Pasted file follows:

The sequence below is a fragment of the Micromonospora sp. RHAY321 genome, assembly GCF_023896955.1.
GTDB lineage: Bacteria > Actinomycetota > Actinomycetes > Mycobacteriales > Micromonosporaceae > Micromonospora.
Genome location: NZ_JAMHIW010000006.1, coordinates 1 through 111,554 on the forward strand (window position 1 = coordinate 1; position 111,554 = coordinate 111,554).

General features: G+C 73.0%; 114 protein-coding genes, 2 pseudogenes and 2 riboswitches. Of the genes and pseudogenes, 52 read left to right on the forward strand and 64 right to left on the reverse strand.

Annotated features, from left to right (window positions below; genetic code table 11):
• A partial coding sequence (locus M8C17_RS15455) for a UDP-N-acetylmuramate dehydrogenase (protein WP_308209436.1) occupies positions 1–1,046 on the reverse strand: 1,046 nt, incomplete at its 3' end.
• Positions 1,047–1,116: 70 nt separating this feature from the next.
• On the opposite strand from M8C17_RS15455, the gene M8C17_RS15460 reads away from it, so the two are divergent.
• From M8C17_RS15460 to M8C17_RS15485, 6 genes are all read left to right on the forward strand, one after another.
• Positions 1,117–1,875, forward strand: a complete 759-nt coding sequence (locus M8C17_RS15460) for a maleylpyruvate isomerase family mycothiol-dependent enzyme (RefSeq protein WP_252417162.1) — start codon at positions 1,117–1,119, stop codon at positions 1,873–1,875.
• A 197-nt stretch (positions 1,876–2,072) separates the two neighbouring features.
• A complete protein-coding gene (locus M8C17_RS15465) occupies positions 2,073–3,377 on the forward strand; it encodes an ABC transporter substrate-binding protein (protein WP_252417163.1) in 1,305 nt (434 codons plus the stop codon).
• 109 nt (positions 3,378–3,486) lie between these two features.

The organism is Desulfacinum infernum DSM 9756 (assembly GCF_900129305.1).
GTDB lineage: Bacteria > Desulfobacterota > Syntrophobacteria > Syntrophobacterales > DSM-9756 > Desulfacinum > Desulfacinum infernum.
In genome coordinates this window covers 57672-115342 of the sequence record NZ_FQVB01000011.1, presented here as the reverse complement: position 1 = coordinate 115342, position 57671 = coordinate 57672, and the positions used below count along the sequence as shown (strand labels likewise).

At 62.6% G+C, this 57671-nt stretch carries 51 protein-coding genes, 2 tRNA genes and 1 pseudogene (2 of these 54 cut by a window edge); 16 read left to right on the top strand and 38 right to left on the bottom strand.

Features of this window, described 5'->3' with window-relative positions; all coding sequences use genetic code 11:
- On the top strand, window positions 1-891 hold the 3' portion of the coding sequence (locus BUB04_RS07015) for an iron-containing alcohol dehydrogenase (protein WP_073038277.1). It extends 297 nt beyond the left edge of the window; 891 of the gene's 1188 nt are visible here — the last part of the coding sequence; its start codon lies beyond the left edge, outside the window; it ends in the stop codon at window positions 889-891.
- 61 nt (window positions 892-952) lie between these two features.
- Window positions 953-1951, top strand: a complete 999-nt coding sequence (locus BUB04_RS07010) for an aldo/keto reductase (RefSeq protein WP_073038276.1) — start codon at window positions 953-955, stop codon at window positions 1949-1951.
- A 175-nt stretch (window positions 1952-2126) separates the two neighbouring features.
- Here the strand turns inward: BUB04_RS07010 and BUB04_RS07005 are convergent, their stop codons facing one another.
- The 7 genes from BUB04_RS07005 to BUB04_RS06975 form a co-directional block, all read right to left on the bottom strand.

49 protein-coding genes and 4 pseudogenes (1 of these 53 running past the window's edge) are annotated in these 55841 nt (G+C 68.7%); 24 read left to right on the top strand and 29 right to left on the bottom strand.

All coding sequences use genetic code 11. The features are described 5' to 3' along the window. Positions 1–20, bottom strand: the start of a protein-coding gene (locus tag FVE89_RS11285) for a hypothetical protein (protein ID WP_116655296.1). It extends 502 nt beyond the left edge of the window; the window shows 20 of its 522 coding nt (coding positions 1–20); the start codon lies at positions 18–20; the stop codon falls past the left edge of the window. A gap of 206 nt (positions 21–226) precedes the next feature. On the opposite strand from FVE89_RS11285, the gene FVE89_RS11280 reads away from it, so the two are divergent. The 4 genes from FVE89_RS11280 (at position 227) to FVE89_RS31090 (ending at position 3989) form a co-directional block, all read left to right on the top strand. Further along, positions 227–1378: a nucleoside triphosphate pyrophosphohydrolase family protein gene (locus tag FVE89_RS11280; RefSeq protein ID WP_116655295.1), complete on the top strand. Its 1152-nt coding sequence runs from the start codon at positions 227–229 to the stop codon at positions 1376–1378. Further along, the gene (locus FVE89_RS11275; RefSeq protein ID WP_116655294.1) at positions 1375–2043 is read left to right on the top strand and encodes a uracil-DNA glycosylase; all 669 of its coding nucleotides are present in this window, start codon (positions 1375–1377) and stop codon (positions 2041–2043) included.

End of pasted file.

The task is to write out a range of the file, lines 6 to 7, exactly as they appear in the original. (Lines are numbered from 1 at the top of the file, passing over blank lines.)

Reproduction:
• A partial coding sequence (locus M8C17_RS15455) for a UDP-N-acetylmuramate dehydrogenase (protein WP_308209436.1) occupies positions 1–1,046 on the reverse strand: 1,046 nt, incomplete at its 3' end.
• Positions 1,047–1,116: 70 nt separating this feature from the next.